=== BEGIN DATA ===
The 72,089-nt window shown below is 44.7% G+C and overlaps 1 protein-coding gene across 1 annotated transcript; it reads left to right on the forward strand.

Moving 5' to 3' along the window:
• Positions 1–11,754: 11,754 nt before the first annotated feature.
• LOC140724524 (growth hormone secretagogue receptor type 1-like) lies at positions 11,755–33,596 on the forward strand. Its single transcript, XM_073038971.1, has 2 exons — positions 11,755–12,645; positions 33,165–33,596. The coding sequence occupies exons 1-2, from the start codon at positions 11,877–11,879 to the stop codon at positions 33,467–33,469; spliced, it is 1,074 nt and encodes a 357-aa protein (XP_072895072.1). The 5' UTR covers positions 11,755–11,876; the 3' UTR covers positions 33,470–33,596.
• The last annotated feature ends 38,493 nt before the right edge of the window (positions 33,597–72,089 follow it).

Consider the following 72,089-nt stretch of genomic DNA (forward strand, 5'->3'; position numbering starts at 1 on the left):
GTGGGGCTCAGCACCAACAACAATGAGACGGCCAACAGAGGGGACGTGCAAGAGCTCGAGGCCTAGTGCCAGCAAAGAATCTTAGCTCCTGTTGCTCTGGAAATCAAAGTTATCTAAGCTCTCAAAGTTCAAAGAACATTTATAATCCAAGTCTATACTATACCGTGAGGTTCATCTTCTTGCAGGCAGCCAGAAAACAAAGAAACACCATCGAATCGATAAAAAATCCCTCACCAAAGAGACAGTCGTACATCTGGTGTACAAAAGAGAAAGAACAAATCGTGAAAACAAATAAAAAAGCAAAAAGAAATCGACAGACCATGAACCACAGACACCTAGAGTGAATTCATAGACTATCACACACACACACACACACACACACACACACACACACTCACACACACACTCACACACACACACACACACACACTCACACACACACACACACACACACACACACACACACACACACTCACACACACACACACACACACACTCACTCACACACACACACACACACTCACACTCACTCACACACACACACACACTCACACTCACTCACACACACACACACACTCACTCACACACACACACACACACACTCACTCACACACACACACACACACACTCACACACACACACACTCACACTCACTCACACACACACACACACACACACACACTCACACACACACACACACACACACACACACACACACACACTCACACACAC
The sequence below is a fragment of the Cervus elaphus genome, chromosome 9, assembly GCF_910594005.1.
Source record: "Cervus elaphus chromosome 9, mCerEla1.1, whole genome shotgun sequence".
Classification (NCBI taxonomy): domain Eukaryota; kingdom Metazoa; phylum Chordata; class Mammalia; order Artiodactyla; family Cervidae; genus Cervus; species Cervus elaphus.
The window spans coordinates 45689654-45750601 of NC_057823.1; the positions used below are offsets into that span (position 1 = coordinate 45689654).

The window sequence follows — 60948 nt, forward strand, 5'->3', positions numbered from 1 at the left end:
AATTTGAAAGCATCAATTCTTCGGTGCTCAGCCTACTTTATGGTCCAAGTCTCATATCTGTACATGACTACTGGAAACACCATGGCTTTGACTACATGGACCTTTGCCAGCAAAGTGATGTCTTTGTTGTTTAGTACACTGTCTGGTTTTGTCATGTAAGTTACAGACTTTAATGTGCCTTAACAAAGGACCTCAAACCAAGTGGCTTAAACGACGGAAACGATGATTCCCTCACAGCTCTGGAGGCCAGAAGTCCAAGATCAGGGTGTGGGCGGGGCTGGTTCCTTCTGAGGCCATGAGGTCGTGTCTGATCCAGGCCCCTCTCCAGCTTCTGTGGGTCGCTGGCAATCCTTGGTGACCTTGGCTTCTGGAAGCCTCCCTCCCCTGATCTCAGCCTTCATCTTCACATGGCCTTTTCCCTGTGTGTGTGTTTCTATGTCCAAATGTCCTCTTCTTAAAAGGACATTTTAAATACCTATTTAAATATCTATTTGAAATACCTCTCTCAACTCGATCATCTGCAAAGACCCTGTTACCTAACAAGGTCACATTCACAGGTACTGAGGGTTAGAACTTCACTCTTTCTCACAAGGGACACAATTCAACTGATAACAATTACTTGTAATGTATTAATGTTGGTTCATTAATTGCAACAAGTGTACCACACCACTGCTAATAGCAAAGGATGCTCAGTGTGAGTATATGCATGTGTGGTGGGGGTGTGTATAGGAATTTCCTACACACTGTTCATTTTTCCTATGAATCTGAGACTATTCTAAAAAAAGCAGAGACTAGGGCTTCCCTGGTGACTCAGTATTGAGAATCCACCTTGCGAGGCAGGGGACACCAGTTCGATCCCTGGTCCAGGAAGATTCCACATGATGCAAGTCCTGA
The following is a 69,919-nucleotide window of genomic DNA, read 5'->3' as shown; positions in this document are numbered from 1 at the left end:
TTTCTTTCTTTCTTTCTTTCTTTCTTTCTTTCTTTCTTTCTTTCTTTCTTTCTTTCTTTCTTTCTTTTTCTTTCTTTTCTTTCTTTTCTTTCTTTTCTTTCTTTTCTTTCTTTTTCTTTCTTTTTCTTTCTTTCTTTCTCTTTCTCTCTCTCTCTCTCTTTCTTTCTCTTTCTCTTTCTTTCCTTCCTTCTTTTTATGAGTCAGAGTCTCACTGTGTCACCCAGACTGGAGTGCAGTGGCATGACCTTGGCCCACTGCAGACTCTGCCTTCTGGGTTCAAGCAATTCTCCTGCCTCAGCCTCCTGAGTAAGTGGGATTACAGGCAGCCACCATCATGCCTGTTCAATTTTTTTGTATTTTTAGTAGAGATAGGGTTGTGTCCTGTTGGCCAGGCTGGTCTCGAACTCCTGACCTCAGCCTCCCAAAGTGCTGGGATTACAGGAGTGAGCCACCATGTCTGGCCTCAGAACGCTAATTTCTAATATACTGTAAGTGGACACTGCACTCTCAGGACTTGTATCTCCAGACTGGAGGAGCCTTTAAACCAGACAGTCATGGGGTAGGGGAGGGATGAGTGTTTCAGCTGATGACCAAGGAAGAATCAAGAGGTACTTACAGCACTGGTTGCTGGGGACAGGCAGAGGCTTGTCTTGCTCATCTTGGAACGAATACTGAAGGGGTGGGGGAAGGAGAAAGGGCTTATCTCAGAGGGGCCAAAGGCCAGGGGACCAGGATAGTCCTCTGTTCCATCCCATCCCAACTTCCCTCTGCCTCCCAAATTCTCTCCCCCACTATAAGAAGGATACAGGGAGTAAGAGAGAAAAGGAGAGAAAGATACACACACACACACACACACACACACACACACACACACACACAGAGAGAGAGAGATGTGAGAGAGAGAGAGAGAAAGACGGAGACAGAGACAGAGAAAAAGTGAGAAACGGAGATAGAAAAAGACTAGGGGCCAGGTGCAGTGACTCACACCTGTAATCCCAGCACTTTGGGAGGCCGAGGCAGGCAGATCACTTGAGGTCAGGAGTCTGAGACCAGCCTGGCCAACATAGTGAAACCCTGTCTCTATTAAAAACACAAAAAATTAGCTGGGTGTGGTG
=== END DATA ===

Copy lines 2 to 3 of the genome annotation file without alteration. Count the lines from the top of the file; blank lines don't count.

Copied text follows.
Moving 5' to 3' along the window:
• Positions 1–11,754: 11,754 nt before the first annotated feature.